Thursday, 10 April 2014

Flora Parrot: Fixed Position

There is a cave nestled between a taxidermist and a nail parlour on Islington's Essex Road. Garageland Reviewer Alicia Rodriguez ventures in and suffers a slight formal crisis (in a good way).

The cave is made up of ambiguous substance. Our form is undetermined within the dark, damp spaces, although we mostly think that we are solids. Our position is hard to define by just our own edges or borders – it’s more complicated than that. Where does the earth stop and our body begin? In Fixed Position, Flora Parrott has produced a series of ‘3D diagrams’ in order to develop a study of fixity and sensation. This study takes the form of an installation that mediates information and space.

Tintype Gallery has been transformed into a disjointed cave structure that maps Parrott’s experiments and evidence. Formlessness in relation to the cave, but also to digital space, is a recurring idea. Within this there are nods to the abject and anxious in a way that is harshly contemporary. 

In Portal Parrott has carefully smeared the gallery’s shop-front window with blackboard paint save for a small square at the centre. The square becomes a screen, a portal through which to distinguish space that is real and space that is immaterial. Before entering the exhibition we can use the small window to be selective, to focus and to examine from the other side of the glass.

The Petar Caves in Brazil are central to this exhibition and their physicality occupies the gallery space. Parrott’s decision to visit these caves was rooted in an obsessive desire to define her surroundings as solid and unmoving, to make a firm distinction between the real and the virtual. What the resulting work actually represents is a continuous overlapping of the two, and a relationship between body and space that is not fixed, but always in the process of being formed.

Flora Parrott’s time in the caves has been documented through a montage of print, sculpture and installation. Each piece is referred to as a diagram, and this is an appropriate term – the work offers a tactile form through which we can understand her experience in an almost academic way. In order to 'articulate instinctive experiences' Parrott has used the authority of field research and professional terminology to explore her own compulsions.

Each work informs the next and the theme of 'uncertainty' is eloquently approached. Stalagmite Sculpture, a thin column made up of photocopies, a screenprint, a steel rod and a mound of gritty black sand, is a particularly striking piece that is fragmented in its nature but that constitutes a single, fixed form. Stalagmites are in a state of constant metamorphosis, and Parrott's choice of material reflects this process.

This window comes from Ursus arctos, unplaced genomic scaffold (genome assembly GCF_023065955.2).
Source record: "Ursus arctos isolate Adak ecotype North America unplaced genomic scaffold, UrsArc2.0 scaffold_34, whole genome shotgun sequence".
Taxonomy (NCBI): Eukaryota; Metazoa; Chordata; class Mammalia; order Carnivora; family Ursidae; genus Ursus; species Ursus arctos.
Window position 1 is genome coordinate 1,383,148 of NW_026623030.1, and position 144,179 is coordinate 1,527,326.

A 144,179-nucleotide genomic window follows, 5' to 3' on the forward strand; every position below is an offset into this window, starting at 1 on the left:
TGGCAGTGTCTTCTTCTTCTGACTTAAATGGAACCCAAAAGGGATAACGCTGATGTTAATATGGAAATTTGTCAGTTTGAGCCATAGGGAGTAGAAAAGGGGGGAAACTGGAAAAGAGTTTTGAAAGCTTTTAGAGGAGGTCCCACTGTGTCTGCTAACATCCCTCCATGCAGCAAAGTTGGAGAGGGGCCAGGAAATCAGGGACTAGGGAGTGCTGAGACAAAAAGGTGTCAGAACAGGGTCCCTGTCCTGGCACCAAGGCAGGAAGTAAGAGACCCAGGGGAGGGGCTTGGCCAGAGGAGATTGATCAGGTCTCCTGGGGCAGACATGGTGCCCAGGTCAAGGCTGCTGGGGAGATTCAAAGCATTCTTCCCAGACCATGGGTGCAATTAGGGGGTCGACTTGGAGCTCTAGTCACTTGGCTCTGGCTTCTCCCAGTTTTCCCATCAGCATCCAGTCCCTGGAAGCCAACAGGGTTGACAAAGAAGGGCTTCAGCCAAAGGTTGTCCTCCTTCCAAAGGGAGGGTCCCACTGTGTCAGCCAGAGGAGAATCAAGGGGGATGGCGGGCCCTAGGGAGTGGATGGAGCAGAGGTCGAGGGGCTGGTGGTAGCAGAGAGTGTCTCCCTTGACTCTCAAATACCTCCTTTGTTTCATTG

Parrott’s fascination with her boundaries manifests within large prints of her own body breaching surfaces. These, in turn, become spatial and part of an object. Push Through is a pair of C-prints mounted on steel and grounded by rocks. One image depicts full submersion in liquid, the other an inability to reach beneath the surface at all. 

Some laser prints are taped directly to the floor and recall a sense of scatter-brained research, joined up only by tactility and strong sensory allusions. Alongside acute arrangements of bones, metal and piles of black sand, the immediacy of the images is powerful; I feel as if I could sink into the ground.

Fixed Position has the effect of a visual essay. Loaded with ideas and bodily experiences, it is geography, geology and biology as unraveled by fine art preoccupations. The black plaited ropes that run throughout the space are a symbol of these joined-up ideas, providing a constant reminder of the malleable, formless sensation that Parrott is desperate to understand. They cascade into the viewer’s peripherals at every angle, drawing lines between fragments of thought. 

We are lucky to catch a glimpse into Parrott’s earth-science musings, a state that is not really fixed at all, but travelling between solid and virtual. The 'cave' has facilitated a dialogue for work that, by its very nature, represents a process. I am interested in reading this exhibition now, but also anticipate its metamorphosis, the next form it takes and the next position. 

Alicia Rodriguez

Flora Parrott: Fixed Position 
12 March - 19 April 2014
Tintype Gallery, London N1

No comments:

Post a Comment